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Review: Big Sky Infinity

Marcus Estrada

Developer: Boss Baddie

Publisher: Ripstone

Platform: PSN: PS3, Vita

Release Date: December 11, 2012



A download code was supplied by the publisher for this review



What is Big Sky Infinity? Have you ever heard of a game by the name of Really Big Sky? It launched in 2011 for PC, and was actually a sequel to Big Sky of 2010. So how does Big Sky Infinity factor into all this? It“s the next progression in the world of the game for developer Boss Baddie. It also happens to be available on a new platform. Instead of PC, PSN players will get their chance at it.




With that out of the way, let“s move on to the actual game itself. It is a twin stick shooter which is quite at home on consoles as well as the Vita (thank goodness it has two analog sticks). You control a very small spaceship trekking across the universe, shooting at everything in its path. If you“re at all familiar with these games then you know that one stick handles shooting while the other handles movement.


Basically, your goal is to rack up as many points as possible. There are varying modes of the game but the main draw is to simply outlast other attempts. Depending on the mode you select, how you manage powerups is different as well. With Classic mode, for example, you are able to level up your ship after every round. There are a great deal of ways to increase the power of your ship, from increased ship speed to more powerful lasers. On the other hand, other modes will allow you to select anywhere from one to a few leveled up goodies to start with. In Arcade mode specifically, you gain powerups through orbs, a trait that is more typical of side-scrolling shooters.




There are twelve different gameplay modes and at least one should suit every player type. There are extremely difficult modes, a peaceful mode, and even boss rush. All the various modes (except for one) require unlocking, but for the most part there should be no trouble doing so. They basically require that you play the preceding mode a little bit before being ready to take on the next challenge. There is also a multiplayer mode which is different depending on where you“re playing. On PS3, it allows for simultaneous multiplayer while on Vita only you will be shown on screen.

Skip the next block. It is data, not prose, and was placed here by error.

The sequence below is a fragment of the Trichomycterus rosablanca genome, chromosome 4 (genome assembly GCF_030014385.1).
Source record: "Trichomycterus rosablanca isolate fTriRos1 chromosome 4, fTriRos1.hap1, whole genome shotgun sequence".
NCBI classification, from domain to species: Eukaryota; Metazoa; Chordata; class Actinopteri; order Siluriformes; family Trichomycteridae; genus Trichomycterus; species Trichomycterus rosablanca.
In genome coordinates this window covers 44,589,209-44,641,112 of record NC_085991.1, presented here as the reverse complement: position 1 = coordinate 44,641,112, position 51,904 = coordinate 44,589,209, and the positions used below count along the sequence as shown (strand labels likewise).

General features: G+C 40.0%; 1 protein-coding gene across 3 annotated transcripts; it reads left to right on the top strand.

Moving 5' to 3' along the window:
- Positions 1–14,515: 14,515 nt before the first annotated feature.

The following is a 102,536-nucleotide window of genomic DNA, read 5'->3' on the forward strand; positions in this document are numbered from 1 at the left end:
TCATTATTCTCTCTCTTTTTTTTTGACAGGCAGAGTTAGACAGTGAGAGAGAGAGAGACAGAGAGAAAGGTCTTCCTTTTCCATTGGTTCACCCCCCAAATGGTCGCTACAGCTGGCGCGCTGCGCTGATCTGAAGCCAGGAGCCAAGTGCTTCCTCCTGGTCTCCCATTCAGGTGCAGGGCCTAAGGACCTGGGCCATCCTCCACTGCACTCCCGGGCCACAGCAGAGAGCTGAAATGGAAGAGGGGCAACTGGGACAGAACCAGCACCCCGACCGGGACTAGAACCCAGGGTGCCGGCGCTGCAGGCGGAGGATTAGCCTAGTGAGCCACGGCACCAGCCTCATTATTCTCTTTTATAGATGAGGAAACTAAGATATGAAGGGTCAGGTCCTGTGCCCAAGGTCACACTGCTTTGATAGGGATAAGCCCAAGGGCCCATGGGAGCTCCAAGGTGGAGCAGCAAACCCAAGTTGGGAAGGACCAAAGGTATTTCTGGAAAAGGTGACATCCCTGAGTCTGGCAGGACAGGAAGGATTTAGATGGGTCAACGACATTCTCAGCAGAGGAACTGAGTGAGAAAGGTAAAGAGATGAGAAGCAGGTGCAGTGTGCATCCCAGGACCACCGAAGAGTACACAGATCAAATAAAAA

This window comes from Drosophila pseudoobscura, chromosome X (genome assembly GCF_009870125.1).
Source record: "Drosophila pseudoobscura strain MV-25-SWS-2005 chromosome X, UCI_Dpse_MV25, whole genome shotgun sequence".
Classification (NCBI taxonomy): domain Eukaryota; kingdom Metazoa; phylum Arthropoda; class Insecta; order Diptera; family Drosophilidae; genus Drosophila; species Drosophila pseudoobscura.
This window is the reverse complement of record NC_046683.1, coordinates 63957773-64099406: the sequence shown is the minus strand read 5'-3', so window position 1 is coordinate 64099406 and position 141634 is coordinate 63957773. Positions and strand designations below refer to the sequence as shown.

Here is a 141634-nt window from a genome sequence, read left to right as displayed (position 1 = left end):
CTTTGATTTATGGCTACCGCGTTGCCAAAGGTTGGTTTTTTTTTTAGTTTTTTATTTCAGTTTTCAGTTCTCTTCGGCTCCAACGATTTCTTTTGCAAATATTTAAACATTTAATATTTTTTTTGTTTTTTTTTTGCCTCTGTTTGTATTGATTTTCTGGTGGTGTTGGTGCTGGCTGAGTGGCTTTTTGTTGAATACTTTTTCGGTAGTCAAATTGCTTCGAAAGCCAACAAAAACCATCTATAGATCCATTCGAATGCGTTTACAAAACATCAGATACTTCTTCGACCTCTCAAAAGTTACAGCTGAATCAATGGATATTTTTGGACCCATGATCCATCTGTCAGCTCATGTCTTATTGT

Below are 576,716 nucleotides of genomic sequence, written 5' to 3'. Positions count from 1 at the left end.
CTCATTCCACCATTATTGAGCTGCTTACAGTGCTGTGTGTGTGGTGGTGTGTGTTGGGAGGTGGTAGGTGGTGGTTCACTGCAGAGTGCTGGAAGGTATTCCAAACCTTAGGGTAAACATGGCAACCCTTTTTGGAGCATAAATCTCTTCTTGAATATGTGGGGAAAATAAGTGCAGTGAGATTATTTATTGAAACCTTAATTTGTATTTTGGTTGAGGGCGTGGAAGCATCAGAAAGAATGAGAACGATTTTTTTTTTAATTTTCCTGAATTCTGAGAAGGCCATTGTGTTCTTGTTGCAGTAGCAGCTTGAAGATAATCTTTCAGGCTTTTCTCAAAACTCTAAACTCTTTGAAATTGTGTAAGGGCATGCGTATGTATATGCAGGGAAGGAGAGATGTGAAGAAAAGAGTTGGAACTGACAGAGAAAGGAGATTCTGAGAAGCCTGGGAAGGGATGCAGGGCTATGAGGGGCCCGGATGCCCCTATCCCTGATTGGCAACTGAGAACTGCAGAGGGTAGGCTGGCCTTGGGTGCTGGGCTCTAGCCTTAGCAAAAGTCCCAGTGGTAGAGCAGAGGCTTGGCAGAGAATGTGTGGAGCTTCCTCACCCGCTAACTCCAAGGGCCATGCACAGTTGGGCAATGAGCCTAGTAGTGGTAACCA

As you now know, the game makes use of an upgrade or power-up system depending on the mode. How are upgrades handled? During play, destroying enemies nets you glowing things called “starbits”. These starbits are used as currency and will be what you use to upgrade the various ship components. Although at first it may seem easy to keep on upgrading, you“ll soon find it becomes a lot tougher. About a fourth of the way through an upgrade, the prices become much steeper. In a sense, leveling starts to begin to feel like its own game within the game.


Big Sky Infinity is fun enough just by playing it, but leveling up certainly adds to it. What helps make the game so entertaining is the fact that levels are randomly generated. You“re never going to see the same game twice and it“s quite exciting. Unfortunately, there are only so many types of enemies, bosses, and hazards, but that“s to be expected. For the low price of this PSN download, though, it is very well executed. It generates levels in such a way that you“re never going to be left feeling like one is broken. Similarly, if the game senses you are doing well, it will increase difficulty accordingly.




Then there are a few touches that make the game seem cuter. There is a narrator who spouts off lines that fit the situation from time to time. After a while, you hear pretty much everything he can say, but before that it is pretty funny. He offers to buy you chips or even admits that he likes you a little bit. His words are often synched to when a group of enemies appear or you defeat a boss. The music also helps set the mood for a nice shooter. It is electronic, but free of dubstep.


The game is quite simple despite the various modes. At the end of the day, all you“re really doing is leveling up and trying to climb a scoreboard. It“s certainly well done and fun, but probably best in smaller doses. Also, for the simplicity of the game, it is recommended to just play via Vita if possible. That is really where the game seems to fit best. Big Sky Infinity“s strength is in how it manages to capture the aesthetic of arcade shooters. If those are the kind of games you enjoy then this should be on your radar.




+ Multitude of upgradable items which don“t max out quickly

+ Wealth of game modes to suit most players

+ Randomly generated levels keep play fresh




- Not huge variety of enemy or boss types

- Narrator was a nice idea but is too limited

- Beyond leveling up, there is little else to compel players


Overall Score: 7 (out of 10)



Big Sky Infinity excels in creating a modern arcade game that is both simple and addicting.

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